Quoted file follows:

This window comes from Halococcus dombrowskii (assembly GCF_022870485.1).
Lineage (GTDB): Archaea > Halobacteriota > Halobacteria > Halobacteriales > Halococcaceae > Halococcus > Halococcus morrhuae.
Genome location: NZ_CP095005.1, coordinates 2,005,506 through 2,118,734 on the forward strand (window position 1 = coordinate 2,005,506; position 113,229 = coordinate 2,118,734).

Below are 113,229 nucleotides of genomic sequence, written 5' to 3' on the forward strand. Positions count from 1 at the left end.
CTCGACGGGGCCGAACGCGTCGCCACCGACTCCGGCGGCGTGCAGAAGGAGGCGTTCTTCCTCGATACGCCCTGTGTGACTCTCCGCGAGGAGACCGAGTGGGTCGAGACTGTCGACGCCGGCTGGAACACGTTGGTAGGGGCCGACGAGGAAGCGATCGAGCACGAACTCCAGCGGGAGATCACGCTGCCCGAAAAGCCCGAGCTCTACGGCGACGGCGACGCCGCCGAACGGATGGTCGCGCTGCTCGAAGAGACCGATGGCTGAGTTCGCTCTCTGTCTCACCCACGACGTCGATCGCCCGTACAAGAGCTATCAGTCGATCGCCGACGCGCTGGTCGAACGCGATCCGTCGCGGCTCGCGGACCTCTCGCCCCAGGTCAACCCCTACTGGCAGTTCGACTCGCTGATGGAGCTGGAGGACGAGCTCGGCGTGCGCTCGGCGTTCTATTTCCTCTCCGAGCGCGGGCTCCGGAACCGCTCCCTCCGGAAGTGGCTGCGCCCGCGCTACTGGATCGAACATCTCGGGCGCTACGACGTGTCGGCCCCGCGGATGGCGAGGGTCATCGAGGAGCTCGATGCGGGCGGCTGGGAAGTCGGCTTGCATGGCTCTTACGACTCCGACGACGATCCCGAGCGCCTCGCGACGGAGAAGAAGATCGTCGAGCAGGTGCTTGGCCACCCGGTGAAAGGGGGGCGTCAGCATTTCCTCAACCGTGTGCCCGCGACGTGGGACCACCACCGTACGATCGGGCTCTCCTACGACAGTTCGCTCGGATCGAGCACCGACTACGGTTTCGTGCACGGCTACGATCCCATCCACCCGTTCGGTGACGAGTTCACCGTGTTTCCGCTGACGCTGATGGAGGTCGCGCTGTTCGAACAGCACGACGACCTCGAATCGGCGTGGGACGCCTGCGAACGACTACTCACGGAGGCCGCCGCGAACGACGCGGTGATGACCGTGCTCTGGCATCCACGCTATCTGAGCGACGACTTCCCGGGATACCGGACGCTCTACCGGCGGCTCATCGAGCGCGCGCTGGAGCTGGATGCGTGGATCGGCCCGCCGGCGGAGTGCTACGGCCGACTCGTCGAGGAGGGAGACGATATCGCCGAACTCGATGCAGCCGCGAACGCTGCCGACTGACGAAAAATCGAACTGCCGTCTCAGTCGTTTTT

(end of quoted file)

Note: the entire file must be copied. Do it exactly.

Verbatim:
This window comes from Halococcus dombrowskii (assembly GCF_022870485.1).
Lineage (GTDB): Archaea > Halobacteriota > Halobacteria > Halobacteriales > Halococcaceae > Halococcus > Halococcus morrhuae.
Genome location: NZ_CP095005.1, coordinates 2,005,506 through 2,118,734 on the forward strand (window position 1 = coordinate 2,005,506; position 113,229 = coordinate 2,118,734).

Below are 113,229 nucleotides of genomic sequence, written 5' to 3' on the forward strand. Positions count from 1 at the left end.
CTCGACGGGGCCGAACGCGTCGCCACCGACTCCGGCGGCGTGCAGAAGGAGGCGTTCTTCCTCGATACGCCCTGTGTGACTCTCCGCGAGGAGACCGAGTGGGTCGAGACTGTCGACGCCGGCTGGAACACGTTGGTAGGGGCCGACGAGGAAGCGATCGAGCACGAACTCCAGCGGGAGATCACGCTGCCCGAAAAGCCCGAGCTCTACGGCGACGGCGACGCCGCCGAACGGATGGTCGCGCTGCTCGAAGAGACCGATGGCTGAGTTCGCTCTCTGTCTCACCCACGACGTCGATCGCCCGTACAAGAGCTATCAGTCGATCGCCGACGCGCTGGTCGAACGCGATCCGTCGCGGCTCGCGGACCTCTCGCCCCAGGTCAACCCCTACTGGCAGTTCGACTCGCTGATGGAGCTGGAGGACGAGCTCGGCGTGCGCTCGGCGTTCTATTTCCTCTCCGAGCGCGGGCTCCGGAACCGCTCCCTCCGGAAGTGGCTGCGCCCGCGCTACTGGATCGAACATCTCGGGCGCTACGACGTGTCGGCCCCGCGGATGGCGAGGGTCATCGAGGAGCTCGATGCGGGCGGCTGGGAAGTCGGCTTGCATGGCTCTTACGACTCCGACGACGATCCCGAGCGCCTCGCGACGGAGAAGAAGATCGTCGAGCAGGTGCTTGGCCACCCGGTGAAAGGGGGGCGTCAGCATTTCCTCAACCGTGTGCCCGCGACGTGGGACCACCACCGTACGATCGGGCTCTCCTACGACAGTTCGCTCGGATCGAGCACCGACTACGGTTTCGTGCACGGCTACGATCCCATCCACCCGTTCGGTGACGAGTTCACCGTGTTTCCGCTGACGCTGATGGAGGTCGCGCTGTTCGAACAGCACGACGACCTCGAATCGGCGTGGGACGCCTGCGAACGACTACTCACGGAGGCCGCCGCGAACGACGCGGTGATGACCGTGCTCTGGCATCCACGCTATCTGAGCGACGACTTCCCGGGATACCGGACGCTCTACCGGCGGCTCATCGAGCGCGCGCTGGAGCTGGATGCGTGGATCGGCCCGCCGGCGGAGTGCTACGGCCGACTCGTCGAGGAGGGAGACGATATCGCCGAACTCGATGCAGCCGCGAACGCTGCCGACTGACGAAAAATCGAACTGCCGTCTCAGTCGTTTTT